Actress Kate Walsh has come out in defense of producers of the hit Netflix series 13 Reasons Why after they were slammed for graphically depicting the suicide at the heart of the show.
Since it dropped on March 31, the show has been plagued with public controversy, with many viewers and critics saying the show glorifies suicide and may cause viewers harm.
Australian youth mental health organisation headspace has even reported a “steady stream” of calls and emails from concerned parents and teens about the “risky suicide content”. They also stressed that national and international research indicates the “very real impact and risk to harmful suicide exposure leading to increased risk and possible suicide contagion.”
However, 13 Reasons Why’s Kate says the show was aiming to depict the dangers and heartache of suicide in a realistic way – not glorify it. “It was very important for everyone involved to take this very seriously and very accurately,” says the 58-year-old actress.
Kate plays the grieving mother of 17-year-old Hannah (Aussie actress Katherine Langford), who commits suicide after recording 13 tapes sent to each of the people she blames.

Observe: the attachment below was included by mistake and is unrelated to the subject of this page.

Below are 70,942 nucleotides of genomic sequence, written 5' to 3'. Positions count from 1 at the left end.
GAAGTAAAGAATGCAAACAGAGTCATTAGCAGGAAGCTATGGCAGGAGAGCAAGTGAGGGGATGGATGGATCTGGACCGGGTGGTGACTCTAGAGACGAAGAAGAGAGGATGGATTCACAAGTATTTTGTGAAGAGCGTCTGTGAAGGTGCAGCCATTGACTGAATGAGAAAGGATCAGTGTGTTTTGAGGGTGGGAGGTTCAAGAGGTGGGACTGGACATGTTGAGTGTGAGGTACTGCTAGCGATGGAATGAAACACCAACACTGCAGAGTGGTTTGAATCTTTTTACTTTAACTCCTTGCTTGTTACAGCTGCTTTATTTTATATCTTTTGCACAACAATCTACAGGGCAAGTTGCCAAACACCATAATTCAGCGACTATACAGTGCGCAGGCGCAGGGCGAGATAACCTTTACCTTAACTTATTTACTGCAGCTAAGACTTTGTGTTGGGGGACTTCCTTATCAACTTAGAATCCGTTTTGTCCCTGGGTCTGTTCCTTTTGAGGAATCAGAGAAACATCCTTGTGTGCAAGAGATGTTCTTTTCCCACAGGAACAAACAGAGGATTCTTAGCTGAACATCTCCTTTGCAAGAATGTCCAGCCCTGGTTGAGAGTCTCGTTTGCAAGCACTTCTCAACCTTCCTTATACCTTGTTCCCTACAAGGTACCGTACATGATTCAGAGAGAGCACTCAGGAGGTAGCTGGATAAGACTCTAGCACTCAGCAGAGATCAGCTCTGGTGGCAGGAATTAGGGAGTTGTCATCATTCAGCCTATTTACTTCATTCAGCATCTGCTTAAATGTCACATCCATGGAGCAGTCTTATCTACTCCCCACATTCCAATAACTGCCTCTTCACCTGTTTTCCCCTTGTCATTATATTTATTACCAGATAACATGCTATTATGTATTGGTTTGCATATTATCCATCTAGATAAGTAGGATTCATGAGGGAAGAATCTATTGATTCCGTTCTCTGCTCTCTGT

“(Creator) Brian Yorkey was adamant there was nothing romantic or nothing Goth or sexy about this suicide,” she adds. “We all knew that when we finally got to that scene, there wasn’t going to be anything beautiful about it. It’s supposed to make you uncomfortable.”
The actress, best known for the series Grey’s Anatomy and Private Practice, admits it was a difficult decision to take on the role but she spoke to parents who lost their son to suicide as well as a psychiatrist to be sure she got it right.
“The mother and father I spoke to were generous in allowing me to ask them questions because they’d made it their mission to help prevent this happening to anyone else and they wanted the show to get it right,” she explains.
“I tried as an actress but I just don’t think there is any way to truly convey that kind of loss and bereft quality that they would have suffered because it’s an unimaginable tragedy no parent should ever have to experience.”
Growing up in Tucson, Arizona, Kate admits she also suffered at the hands of bullies in high school.
“I had some good old-fashioned bullying and girls wanting to beat me up,” she recalls, “but I am the youngest of five kids, so I had to learn how to get tough at certain times in my life. I didn’t realise the extent of what social media has done to high school today and how people can destroy someone with a text or 140 characters, so I see how much more heightened it can be now.”
Kate is hopeful that the series will deeply touch everyone who watches.
“I think one of the beautiful things about this series - other than it being powerful and entertaining and obviously binge worthy - is that it will start a new dialogue; not just around suicide but if you keep watching, it also takes on gender equality issues, LGBT issues, sexual assault, rape and race,” she adds. “It’s a microcosm of exactly what is happening in the world and in many ways I feel like the world basically is high school.”